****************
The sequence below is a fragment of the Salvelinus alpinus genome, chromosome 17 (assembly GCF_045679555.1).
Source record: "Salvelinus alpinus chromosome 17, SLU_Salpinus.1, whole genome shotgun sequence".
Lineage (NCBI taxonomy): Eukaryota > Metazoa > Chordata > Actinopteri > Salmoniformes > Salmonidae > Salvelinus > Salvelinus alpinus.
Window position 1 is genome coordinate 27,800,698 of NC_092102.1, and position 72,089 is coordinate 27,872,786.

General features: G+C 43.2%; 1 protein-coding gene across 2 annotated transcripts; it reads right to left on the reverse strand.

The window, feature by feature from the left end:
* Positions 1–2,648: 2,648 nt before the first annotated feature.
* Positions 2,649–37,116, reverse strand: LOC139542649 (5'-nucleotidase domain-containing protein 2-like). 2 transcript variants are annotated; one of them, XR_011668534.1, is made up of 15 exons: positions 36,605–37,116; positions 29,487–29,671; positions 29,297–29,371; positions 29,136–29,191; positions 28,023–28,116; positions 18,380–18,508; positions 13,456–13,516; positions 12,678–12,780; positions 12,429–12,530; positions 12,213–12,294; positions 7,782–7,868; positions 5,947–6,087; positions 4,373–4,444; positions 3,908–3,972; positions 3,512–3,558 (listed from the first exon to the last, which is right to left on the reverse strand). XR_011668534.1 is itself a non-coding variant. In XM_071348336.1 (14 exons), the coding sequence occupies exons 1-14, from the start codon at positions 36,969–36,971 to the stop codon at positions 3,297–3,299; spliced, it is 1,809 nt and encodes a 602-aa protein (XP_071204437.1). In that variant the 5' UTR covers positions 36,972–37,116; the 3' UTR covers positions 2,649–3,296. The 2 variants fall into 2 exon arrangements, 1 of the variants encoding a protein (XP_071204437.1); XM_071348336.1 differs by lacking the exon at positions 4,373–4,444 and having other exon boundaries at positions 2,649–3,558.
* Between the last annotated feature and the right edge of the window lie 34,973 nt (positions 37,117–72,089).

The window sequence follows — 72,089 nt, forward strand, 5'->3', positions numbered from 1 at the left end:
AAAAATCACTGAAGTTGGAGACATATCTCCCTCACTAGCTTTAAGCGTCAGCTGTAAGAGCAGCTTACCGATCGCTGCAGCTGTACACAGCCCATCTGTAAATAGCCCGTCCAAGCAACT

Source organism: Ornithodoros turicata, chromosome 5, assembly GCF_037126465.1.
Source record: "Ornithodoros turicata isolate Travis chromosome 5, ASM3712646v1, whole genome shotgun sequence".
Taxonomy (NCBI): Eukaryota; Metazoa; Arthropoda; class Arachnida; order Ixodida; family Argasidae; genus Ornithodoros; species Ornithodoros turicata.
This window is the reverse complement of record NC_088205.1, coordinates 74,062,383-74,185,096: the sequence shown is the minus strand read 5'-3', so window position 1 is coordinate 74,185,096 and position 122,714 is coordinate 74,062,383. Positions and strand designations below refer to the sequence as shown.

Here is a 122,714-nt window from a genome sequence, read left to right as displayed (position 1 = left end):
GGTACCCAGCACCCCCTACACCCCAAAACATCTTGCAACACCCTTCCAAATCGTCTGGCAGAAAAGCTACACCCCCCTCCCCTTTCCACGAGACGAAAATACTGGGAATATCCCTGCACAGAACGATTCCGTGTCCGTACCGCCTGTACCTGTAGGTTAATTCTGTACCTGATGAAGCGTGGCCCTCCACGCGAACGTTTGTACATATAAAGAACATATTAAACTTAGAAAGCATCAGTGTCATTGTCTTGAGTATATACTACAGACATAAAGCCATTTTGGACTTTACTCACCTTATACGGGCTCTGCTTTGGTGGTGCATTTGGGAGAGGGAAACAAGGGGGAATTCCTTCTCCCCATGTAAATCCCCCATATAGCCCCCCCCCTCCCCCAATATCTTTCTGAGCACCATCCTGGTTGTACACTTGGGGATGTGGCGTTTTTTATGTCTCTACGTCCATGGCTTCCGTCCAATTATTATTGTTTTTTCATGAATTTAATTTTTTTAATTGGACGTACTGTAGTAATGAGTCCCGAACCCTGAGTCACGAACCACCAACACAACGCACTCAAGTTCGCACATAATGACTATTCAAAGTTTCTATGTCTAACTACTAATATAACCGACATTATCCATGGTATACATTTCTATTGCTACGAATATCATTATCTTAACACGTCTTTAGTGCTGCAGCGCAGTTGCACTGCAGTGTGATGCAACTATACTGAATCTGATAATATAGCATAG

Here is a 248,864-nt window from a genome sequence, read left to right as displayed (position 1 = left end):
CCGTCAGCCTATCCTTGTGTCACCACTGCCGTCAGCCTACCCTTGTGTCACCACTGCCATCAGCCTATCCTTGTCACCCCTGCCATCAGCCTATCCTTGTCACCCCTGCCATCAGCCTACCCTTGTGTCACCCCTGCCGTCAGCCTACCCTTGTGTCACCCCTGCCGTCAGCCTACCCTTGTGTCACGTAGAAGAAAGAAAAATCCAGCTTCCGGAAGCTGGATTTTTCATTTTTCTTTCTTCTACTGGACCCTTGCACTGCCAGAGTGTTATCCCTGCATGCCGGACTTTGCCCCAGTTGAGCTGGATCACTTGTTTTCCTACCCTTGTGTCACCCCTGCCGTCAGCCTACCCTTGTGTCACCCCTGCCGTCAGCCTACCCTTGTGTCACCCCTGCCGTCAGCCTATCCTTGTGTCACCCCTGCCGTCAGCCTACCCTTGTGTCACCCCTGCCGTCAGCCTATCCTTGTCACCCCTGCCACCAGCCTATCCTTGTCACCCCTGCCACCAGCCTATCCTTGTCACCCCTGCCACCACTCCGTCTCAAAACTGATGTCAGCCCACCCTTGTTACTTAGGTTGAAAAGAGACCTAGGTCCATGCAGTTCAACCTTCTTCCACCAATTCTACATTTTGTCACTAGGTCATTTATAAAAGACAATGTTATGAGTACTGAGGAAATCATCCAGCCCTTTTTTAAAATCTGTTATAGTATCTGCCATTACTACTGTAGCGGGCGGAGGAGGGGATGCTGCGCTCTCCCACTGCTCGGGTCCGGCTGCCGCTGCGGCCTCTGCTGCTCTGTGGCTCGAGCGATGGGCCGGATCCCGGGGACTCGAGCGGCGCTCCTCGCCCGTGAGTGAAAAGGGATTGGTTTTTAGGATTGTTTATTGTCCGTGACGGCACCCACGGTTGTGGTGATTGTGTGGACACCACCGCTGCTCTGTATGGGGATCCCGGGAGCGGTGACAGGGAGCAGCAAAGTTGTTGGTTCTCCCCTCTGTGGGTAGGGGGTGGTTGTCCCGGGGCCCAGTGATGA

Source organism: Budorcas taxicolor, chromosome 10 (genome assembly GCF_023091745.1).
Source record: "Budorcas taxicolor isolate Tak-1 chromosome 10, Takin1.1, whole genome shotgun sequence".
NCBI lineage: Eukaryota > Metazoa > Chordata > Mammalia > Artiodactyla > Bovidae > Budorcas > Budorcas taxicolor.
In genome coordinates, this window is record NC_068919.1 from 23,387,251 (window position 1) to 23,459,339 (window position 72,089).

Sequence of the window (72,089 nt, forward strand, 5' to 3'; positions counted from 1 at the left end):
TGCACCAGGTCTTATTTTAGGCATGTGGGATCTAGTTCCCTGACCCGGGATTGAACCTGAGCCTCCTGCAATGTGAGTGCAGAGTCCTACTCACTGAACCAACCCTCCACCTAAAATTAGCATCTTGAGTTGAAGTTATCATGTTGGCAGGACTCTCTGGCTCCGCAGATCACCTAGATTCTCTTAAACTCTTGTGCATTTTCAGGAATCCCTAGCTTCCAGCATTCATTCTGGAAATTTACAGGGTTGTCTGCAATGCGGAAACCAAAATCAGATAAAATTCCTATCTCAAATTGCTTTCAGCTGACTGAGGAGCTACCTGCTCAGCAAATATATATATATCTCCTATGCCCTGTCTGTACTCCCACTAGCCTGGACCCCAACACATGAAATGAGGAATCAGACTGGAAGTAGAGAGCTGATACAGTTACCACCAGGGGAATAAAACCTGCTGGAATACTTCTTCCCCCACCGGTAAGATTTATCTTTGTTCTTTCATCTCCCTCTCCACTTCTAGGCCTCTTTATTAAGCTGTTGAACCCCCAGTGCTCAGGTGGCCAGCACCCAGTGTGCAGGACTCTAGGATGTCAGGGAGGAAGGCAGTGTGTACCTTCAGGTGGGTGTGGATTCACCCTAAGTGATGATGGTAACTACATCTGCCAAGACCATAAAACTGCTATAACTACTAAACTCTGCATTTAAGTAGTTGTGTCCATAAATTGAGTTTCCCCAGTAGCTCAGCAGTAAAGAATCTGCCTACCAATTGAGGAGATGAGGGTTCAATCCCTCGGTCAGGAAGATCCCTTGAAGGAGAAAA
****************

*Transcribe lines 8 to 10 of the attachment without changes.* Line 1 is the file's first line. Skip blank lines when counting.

* Positions 2,649–37,116, reverse strand: LOC139542649 (5'-nucleotidase domain-containing protein 2-like). 2 transcript variants are annotated; one of them, XR_011668534.1, is made up of 15 exons: positions 36,605–37,116; positions 29,487–29,671; positions 29,297–29,371; positions 29,136–29,191; positions 28,023–28,116; positions 18,380–18,508; positions 13,456–13,516; positions 12,678–12,780; positions 12,429–12,530; positions 12,213–12,294; positions 7,782–7,868; positions 5,947–6,087; positions 4,373–4,444; positions 3,908–3,972; positions 3,512–3,558 (listed from the first exon to the last, which is right to left on the reverse strand). XR_011668534.1 is itself a non-coding variant. In XM_071348336.1 (14 exons), the coding sequence occupies exons 1-14, from the start codon at positions 36,969–36,971 to the stop codon at positions 3,297–3,299; spliced, it is 1,809 nt and encodes a 602-aa protein (XP_071204437.1). In that variant the 5' UTR covers positions 36,972–37,116; the 3' UTR covers positions 2,649–3,296. The 2 variants fall into 2 exon arrangements, 1 of the variants encoding a protein (XP_071204437.1); XM_071348336.1 differs by lacking the exon at positions 4,373–4,444 and having other exon boundaries at positions 2,649–3,558.
* Between the last annotated feature and the right edge of the window lie 34,973 nt (positions 37,117–72,089).

The window sequence follows — 72,089 nt, forward strand, 5'->3', positions numbered from 1 at the left end: